A picture from the air shows flooding and destruction of homes and roads by Cyclone Kenneth in Mozambique

Cyclone Kenneth is one of the strongest storms ever to hit Mozambique

A second huge cyclone – Cyclone Kenneth – has slammed into Mozambique. This comes just six weeks after Cyclone Idai killed hundreds of people and damaged 35,000 homes.

Cyclone Kenneth also caused devastation on the island nation of Comoros and the neighbouring country of Tanzania.

Never, since records began, have two such enormous cyclones struck Mozambique in the same year. It is unusual even for one storm of this size to hit the country.

And a cyclone has never been known to hit Mozambique’s northern province of Cabo Delgado, where Cyclone Kenneth landed.

Yet Cyclone Kenneth was a huge category 4 storm, with winds of 140 miles per hour and 8-metre waves. This is taller than the average two-story house.

“Rains from the storm have already caused flooding of over 2 metres (6.5 feet) in Pemba, the regional capital of Cabo,” said Luke Tredget, British Red Cross disaster management coordinator for southern Africa.

“To put this in perspective, average rainfall in a whole year in the UK is 885 millimetres (33.7 inches).”

Terrible floods are already stranding people on high ground and this will probably get worse.

Around 23,800 people have fled their homes and are staying in accommodation centres supported by the Red Cross.

Luke added that, “In one district, nine out of ten houses have been damaged.

“Around three-quarters of a million people could be affected. That’s more people than live in Newcastle, Swansea and Portsmouth, combined.”

Already one of the world’s poorest countries, Mozambique is struggling to cope.

Cyclone Kenneth knocks out roads and communications – and it’s still raining

After Cyclone Kenneth in Mozambique, a group of men lift a huge tree out of the road while it is still raining.

Clearing roads after Cyclone Kenneth

After Cyclone Idai devastated southern Mozambique last month, Mozambique Red Cross volunteers were out warning people before Cyclone Kenneth struck.

Over 100 volunteers warned people to expect floods, soil erosion and landslides brought on by the cyclone. They also helped thousands of people get to evacuation centres.

Even now, a few days after the worst of the cyclone, many roads are waterlogged. Some areas are completely cut off as the rain continues to fall.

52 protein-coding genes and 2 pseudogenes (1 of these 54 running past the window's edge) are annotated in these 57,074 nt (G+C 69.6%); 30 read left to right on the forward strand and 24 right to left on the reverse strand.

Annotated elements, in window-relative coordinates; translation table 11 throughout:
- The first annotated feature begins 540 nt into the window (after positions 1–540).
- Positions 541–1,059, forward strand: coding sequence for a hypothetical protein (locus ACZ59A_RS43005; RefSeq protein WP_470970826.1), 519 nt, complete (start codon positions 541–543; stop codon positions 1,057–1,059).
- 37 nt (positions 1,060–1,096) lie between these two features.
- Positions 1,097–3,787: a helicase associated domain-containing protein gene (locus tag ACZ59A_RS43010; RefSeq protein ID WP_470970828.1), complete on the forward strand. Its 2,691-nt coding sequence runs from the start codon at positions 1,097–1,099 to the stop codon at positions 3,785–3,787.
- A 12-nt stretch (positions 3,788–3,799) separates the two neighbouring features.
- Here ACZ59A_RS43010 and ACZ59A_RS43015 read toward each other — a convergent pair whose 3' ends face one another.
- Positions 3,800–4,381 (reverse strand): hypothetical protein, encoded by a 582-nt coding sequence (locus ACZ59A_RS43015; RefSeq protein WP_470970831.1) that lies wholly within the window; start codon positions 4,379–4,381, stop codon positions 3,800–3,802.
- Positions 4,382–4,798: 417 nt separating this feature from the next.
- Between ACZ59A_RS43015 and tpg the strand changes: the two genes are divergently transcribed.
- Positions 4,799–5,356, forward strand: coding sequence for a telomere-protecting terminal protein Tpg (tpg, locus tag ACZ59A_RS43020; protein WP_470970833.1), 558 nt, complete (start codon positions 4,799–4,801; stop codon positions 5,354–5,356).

In Comoros, a group of islands off Mozambique, volunteers from the Comoros Red Crescent are providing search and rescue services and urgent first aid.

They could act quickly because they live in the affected communities and had prepared in advance in case of disaster.

Supporting people who fled their homes

After Cyclone Kenneth in Mozambique, a mother, her five children stand outside their damaged home.

This family’s home was damaged

In Mozambique’s most affected city, Pemba, 1,000 children are staying in special accommodation centres after fleeing their damaged homes.

Drone footage from the United Nations shows that rural communities are stranded and in desperate need of assistance.

Red Cross volunteers are reporting that homes and crops have been destroyed.

“Red Cross teams on the ground say that people are wading through waist high water,” Luke said.

“Many have arrived in accommodation centres with almost nothing, some have lost everything in their homes and food from their farms.

“Pemba has seen some relief in terms of the water levels, but we are still fearful of other areas forecast for further flooding.”

Tanzania: helping people recover after the cyclone

After Cyclone Kenneth in Mozambique, a Red Cross first aid volunteer bandages a teenage boy's arm.

First aid after the cyclone

In Tanzania, a country over Mozambique’s northern border, the Red Cross will support 12,500 people in emergency shelters.

And since floods can contaminate drinking water, we will support people to get clean water and hygienic toilets for three months.

We’ll also help people to stay safe from diseases spread by dirty water through health education and first aid.

After Cyclone Kenneth, we need your support

A Red Cross and Red Crescent worker walks down a dirt road under a broken tree after Cyclone Kenneth in Mozambique.

The destruction in Mozambique is vast

Since Cyclone Idai hit the southern part of Mozambique, there have been over 6,000 cases of the waterborne disease cholera.

At least 14 new cases of cholera have already been confirmed in Cabo Delgado province. With cholera, every minute counts – it is vital that we respond rapidly to get ahead of its spread.

And, like in the aftermath of Cyclone Idai, we will have to wait for the flood waters to recede to fully understand the scale of the devastation in northern Mozambique. We expect to find that thousands of people will be facing damaged homes, destroyed crops and a lack of clean water.

“The British Red Cross is ready to send humanitarian aid and specialist aid workers to Mozambique,” Luke said.

“As always, we are moved by the kindness of the people in the UK. Thousands have been giving generously to the British Red Cross cyclone appeal to help families on the other side of the world.

“Together, we can make a difference to people in Mozambique, Comoros and Tanzania facing the worst.”